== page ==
This selection of Amur maackia is an excellent small tree with multi-season interest. SummertimeTM grows as a low-branching single-trunked tree, reaching a height of 18-20 feet and a width of 12-15 feet. When the compound leaves emerge in spring they have a distinctive silvery appearance. Leaves mature to a rich deep green color; this clean green foliage is retained until leaf fall. Summertime™ Amur maackia blooms in mid-late summer, usually late July to early August. It produces numerous bottlebrush-like racemes of small cream-colored flowers which may last for a week or more. Small (2-3 inch long) papery seedpods develop and turn brown in fall. Because of their relatively small size the pods do not present a litter problem in the landscape. The bark of this small tree is mottled olive green to golden brown and provides some winter interest.
In the Future
We have a number of other woody ornamentals in the pipeline for introduction. Project scientist and plant breeder Kathy Zuzek has been hybridizing and evaluating shrub roses for more than 10 years. Out of the many thousands of rose seedlings produced, she has selected and numbered over 200 plants that show promise. Many of these will simply be used as parental material for furthur breeding, but several look like good candidates for introduction. Nine of these rose selections are currently being grown in regional trial sites around the state. Evaluations from these trials will help decide which roses make the cut.
Work on the hardy deciduous azaleas continues. One color that's missing from the Lights Series so far is red, and we're looking at several good red-flowered azaleas for introduction in the near future. Project leader Dr. Stan Hokanson likes one of our advanced selection azaleas that has double flowers in a pink-coral shade, so there may be a 'Double Lights' down the road a bit.
Another possible introduction is a selection of the large native shrub known as nannyberry (Viburnum lentago). This selection was made by project scientist Steve McNamara who noticed that this individual plant was remarkably free of powdery mildew, that annoying fungal leaf disease that often whitens the leaves of susceptible plants in late summer. With increased interest in well-adapted native plants we hope there may be a market for this type of introduction.
Plan to Seed New Lawns
Deborah Brown, Extension Horticulturist
Every autumn people are surprised by what a short window of time we have in which to seed our lawns. In the metro area, seeding should begin in mid-August or early September, but it should be completed by the middle of September. You might stretch that deadline by a week or so in the southernmost part of the state.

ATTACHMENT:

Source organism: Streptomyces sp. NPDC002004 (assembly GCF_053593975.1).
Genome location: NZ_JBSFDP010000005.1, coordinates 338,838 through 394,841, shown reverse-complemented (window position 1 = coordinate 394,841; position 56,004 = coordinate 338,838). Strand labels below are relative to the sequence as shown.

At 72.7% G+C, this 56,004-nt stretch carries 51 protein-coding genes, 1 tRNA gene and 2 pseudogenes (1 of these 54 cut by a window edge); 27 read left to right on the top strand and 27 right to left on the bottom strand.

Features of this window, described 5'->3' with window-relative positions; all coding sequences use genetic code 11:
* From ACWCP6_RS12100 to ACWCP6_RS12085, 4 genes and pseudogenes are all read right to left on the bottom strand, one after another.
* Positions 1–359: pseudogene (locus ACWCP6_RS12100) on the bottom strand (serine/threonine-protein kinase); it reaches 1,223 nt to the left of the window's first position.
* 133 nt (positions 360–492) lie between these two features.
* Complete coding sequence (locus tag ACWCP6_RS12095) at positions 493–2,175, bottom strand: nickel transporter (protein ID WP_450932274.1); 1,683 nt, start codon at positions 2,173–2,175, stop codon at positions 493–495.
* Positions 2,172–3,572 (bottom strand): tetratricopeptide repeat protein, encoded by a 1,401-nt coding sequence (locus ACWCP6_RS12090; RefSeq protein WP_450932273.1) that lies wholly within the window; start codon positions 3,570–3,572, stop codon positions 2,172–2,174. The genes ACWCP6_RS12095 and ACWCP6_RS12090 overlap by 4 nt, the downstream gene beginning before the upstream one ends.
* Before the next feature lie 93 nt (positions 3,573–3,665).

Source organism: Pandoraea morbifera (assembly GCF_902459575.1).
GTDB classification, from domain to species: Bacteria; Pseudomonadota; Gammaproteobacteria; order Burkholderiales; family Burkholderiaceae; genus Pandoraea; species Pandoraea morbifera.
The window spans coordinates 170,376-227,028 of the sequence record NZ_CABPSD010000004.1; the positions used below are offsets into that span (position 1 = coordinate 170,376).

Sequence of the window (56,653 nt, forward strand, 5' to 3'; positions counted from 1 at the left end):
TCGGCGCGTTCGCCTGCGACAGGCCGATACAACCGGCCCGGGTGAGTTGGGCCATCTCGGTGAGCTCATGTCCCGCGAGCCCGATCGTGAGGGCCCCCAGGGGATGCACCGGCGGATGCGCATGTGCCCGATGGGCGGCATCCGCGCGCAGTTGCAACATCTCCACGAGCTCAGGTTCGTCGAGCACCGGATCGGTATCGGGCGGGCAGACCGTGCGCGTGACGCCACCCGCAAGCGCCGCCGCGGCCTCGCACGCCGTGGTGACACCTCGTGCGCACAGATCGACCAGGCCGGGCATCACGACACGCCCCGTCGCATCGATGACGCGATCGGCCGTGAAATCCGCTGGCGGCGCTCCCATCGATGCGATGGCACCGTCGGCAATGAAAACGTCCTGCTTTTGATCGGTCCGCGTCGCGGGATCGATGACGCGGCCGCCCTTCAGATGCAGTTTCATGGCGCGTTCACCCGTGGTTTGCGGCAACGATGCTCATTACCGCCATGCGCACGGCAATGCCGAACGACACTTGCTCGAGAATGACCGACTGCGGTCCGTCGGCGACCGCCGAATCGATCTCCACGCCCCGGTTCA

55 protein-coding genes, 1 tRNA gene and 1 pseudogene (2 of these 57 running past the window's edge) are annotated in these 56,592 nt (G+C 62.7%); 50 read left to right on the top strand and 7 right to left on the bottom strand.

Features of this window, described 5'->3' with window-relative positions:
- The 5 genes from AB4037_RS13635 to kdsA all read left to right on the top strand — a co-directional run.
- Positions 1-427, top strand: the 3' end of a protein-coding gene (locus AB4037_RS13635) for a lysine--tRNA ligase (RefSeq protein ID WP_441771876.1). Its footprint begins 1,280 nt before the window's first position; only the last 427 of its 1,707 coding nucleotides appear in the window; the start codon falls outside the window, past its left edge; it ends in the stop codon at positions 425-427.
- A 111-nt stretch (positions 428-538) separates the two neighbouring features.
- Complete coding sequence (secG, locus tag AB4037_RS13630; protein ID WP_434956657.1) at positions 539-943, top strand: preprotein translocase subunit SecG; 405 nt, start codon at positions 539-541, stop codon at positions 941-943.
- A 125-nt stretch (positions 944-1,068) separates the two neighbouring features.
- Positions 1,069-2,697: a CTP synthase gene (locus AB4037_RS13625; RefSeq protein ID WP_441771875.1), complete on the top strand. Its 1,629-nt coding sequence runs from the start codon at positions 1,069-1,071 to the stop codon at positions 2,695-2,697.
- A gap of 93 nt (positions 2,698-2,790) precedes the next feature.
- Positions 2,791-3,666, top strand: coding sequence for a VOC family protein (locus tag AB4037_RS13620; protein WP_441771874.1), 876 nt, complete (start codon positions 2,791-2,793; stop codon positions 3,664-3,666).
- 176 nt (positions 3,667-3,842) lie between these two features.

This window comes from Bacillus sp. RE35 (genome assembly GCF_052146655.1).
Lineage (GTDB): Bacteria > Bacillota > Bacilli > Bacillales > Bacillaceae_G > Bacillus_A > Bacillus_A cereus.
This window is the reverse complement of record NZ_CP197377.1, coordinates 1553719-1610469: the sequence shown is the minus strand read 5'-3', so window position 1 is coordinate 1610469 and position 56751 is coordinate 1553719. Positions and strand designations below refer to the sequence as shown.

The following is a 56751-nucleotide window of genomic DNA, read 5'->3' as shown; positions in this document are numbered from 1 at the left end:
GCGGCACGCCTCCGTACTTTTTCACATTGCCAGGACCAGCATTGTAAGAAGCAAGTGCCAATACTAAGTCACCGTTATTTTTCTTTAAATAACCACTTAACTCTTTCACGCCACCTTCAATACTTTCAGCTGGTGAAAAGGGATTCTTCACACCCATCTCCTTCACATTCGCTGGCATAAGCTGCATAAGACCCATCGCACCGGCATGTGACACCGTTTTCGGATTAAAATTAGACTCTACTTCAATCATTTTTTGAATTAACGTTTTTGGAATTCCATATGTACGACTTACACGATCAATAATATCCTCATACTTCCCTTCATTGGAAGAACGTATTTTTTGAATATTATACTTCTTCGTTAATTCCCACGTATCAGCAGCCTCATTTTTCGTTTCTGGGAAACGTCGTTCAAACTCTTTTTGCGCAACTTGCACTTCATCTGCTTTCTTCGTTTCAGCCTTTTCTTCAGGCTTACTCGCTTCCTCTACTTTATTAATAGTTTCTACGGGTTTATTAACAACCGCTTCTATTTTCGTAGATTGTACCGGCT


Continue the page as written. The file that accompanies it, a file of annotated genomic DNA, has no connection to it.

Young grass seedlings must grow enough so their roots can carry them through winter and provide the energy needed to sprout again the following spring. If you plant too late, seeds may germinate, but it's unlikely they'll come back strong next year....if at all.
Whether you're starting a new lawn, or replacing a poor section of an existing lawn, you must eliminate weeds and grasses first. Use a product containing glyphosate, such as Round Up. It kills practically all green, growing plants, but won't leave any residual in the soil to interfere with new seeds. If you spray now, in 10 to 14 days you'll be able to add fertilizer, rototill the soil, AND plant your seeds in plenty of time to meet the mid-September deadline.
Getting the Most From Your Garden
Deborah Brown, Extension Horticulturist
Except for the truly dedicated among us, few gardeners are as enthusiastic in the dog days of August as they were in spring, when visions of horticultural splendor danced in their heads and all things seemed possible. Regardless of this year's gardening successes or setbacks, this is not the time to slack off! Despite the discomfort of hot, humid weather and hoards of hungry mosquitoes, you need to hang in there to get the most from your garden. Watering, weeding -- even replanting -- will all result in increased vegetable yields and a showier display of flowers.
Vegetables and flowers.|
It's important to provide a steady supply of moisture to developing plants, particularly in hot weather. Uneven moisture is responsible for blossom end rot, a common malady of tomatoes and sometimes squash, as well. It also causes knobby potatoes and may also influence the flavor of carrots and cukes, rendering them bitter-tasting.
Make a habit of watering thoroughly to encourage deep rooting. Water early in the day, if possible, when temperatures are at their coolest, so less water will be lost through evaporation.